Milton Friedman was an extraordinary Nobel Prize-winning economist whose ideas helped underpin modern conservative economic theory. His contributions to economics and the conservative movement cannot be underestimated. Sadly, Milton Friedman passed away a little more than five years ago at the ripe old age of 94. Although Friedman is no longer with us, his words, his ideas, and his legacy live on. In honor of Friedman, here are some of his best quotations.
10) "If you put the federal government in charge of the Sahara Desert, in 5 years there'd be a shortage of sand."
9) "I am in favor of cutting taxes under any circumstances and for any excuse, for any reason, whenever it's possible."
8) "The most important single central fact about a free market is that no exchange takes place unless both parties benefit."
7) "When everybody owns something, nobody owns it, and nobody has a direct interest in maintaining or improving its condition. That is why buildings in the Soviet Union -- like public housing in the United States -- look decrepit within a year or two of their construction..."
6) "There is all the difference in the world, however, between two kinds of assistance through government that seem superficially similar: first, 90 percent of us agreeing to impose taxes on ourselves in order to help the bottom 10 percent, and second, 80 percent voting to impose taxes on the top 10 percent to help the bottom 10 percent -- William Graham Sumner's famous example of B and C decided what D shall do for A. The first may be wise or unwise, an effective or ineffective way to help the disadvantaged -- but it is consistent with belief in both equality of opportunity and liberty. The second seeks equality of outcome and is entirely antithetical to liberty."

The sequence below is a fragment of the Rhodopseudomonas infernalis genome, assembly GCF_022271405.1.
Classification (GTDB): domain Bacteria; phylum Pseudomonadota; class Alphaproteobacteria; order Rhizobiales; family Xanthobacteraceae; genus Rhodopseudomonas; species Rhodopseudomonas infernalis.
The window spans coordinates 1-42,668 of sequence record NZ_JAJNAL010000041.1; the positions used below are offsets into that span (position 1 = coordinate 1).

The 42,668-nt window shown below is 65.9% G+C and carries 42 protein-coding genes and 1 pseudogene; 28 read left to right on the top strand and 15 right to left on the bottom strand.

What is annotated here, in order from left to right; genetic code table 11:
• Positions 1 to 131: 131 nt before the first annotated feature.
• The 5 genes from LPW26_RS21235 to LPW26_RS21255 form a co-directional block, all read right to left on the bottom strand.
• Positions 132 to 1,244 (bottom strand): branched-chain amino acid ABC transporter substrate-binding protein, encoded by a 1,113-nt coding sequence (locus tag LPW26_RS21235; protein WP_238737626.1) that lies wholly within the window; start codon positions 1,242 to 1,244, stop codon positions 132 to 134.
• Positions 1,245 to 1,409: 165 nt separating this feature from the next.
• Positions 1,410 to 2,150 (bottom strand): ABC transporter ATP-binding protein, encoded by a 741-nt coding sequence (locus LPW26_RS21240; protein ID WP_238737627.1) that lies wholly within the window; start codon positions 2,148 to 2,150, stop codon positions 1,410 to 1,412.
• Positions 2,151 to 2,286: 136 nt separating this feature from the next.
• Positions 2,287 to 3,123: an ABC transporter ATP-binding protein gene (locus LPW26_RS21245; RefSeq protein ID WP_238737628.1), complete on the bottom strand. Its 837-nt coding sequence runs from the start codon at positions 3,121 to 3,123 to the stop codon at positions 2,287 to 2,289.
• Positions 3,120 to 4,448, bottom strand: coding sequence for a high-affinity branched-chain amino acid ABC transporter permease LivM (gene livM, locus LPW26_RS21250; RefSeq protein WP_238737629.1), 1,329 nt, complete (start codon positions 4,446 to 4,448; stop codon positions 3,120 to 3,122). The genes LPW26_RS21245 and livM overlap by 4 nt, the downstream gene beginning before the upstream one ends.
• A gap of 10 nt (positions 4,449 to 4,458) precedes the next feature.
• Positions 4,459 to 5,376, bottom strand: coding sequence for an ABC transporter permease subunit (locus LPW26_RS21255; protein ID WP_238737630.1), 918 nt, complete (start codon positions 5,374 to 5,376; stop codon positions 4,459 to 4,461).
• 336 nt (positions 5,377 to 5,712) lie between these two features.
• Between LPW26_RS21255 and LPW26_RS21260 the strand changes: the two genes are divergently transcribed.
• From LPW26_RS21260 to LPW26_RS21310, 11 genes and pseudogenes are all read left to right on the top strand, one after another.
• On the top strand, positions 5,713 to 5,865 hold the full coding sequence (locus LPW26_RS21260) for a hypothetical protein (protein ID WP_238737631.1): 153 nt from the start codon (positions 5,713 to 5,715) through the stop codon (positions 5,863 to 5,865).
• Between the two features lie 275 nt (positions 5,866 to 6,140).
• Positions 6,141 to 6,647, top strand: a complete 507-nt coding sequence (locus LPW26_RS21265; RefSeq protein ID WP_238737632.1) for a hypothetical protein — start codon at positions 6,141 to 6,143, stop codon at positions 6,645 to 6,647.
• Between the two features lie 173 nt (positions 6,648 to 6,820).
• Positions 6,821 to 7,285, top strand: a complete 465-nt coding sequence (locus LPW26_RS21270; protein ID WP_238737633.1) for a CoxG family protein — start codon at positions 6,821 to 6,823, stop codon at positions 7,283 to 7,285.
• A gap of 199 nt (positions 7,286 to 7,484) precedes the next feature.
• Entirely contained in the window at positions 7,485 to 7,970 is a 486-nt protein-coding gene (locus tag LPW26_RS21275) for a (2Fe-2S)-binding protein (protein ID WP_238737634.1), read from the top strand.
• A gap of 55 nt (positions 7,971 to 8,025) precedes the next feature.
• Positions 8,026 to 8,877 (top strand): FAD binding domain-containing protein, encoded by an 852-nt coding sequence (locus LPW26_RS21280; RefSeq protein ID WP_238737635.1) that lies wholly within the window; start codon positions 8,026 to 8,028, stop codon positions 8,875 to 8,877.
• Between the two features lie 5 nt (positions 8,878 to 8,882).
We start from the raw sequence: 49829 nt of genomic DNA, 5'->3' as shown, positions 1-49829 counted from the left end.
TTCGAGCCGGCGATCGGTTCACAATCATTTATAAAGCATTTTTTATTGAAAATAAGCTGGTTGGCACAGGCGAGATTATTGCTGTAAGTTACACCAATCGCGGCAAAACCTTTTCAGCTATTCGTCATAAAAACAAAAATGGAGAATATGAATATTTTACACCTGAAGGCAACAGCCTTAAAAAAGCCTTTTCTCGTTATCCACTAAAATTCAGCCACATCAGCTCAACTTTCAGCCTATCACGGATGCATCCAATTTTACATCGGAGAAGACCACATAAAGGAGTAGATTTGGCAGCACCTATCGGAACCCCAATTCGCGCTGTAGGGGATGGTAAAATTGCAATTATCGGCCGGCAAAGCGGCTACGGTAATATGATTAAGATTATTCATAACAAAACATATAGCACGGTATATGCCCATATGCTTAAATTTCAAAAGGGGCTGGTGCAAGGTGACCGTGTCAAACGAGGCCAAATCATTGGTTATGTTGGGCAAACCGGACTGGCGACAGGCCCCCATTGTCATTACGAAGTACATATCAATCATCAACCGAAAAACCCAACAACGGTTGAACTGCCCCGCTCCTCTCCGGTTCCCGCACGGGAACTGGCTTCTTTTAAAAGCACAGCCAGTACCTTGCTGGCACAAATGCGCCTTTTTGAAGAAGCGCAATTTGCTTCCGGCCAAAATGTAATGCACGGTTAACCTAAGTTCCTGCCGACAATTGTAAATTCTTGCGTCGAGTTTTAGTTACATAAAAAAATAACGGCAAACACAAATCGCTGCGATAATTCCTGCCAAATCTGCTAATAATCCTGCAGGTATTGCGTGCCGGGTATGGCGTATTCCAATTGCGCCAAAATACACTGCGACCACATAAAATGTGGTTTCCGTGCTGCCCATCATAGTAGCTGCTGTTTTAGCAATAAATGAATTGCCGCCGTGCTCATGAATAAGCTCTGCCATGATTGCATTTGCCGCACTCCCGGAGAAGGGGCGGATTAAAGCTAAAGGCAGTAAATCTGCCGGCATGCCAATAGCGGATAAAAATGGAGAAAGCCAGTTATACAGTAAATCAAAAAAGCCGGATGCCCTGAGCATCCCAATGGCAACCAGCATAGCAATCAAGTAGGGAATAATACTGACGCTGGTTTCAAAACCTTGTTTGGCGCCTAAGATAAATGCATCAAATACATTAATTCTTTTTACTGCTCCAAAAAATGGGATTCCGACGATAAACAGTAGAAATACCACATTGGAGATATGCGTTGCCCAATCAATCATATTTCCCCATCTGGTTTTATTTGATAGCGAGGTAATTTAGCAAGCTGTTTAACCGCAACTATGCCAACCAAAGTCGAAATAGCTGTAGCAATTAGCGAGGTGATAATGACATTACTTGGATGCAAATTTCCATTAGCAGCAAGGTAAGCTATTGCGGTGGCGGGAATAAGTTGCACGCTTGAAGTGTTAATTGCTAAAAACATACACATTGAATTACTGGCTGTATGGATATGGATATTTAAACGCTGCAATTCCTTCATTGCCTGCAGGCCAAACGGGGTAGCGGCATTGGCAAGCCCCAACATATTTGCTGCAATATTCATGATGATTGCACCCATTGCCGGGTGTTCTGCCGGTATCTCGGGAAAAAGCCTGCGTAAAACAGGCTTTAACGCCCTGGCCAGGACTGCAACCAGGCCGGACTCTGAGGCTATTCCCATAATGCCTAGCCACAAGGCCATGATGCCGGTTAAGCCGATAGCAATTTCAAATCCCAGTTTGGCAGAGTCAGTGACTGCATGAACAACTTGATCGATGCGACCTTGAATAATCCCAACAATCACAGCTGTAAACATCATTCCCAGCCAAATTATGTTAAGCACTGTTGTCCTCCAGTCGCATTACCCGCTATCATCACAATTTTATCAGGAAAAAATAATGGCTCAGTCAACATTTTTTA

5) "When the United States was formed in 1776, it took 19 people on the farm to produce enough food for 20 people. So most of the people had to spend their time and efforts on growing food. Today, it's down to 1% or 2% to produce that food. Now just consider the vast amount of supposed unemployment that was produced by that. But there wasn't really any unemployment produced. What happened was that people who had formerly been tied up working in agriculture were freed by technological developments and improvements to do something else. That enabled us to have a better standard of living and a more extensive range of products."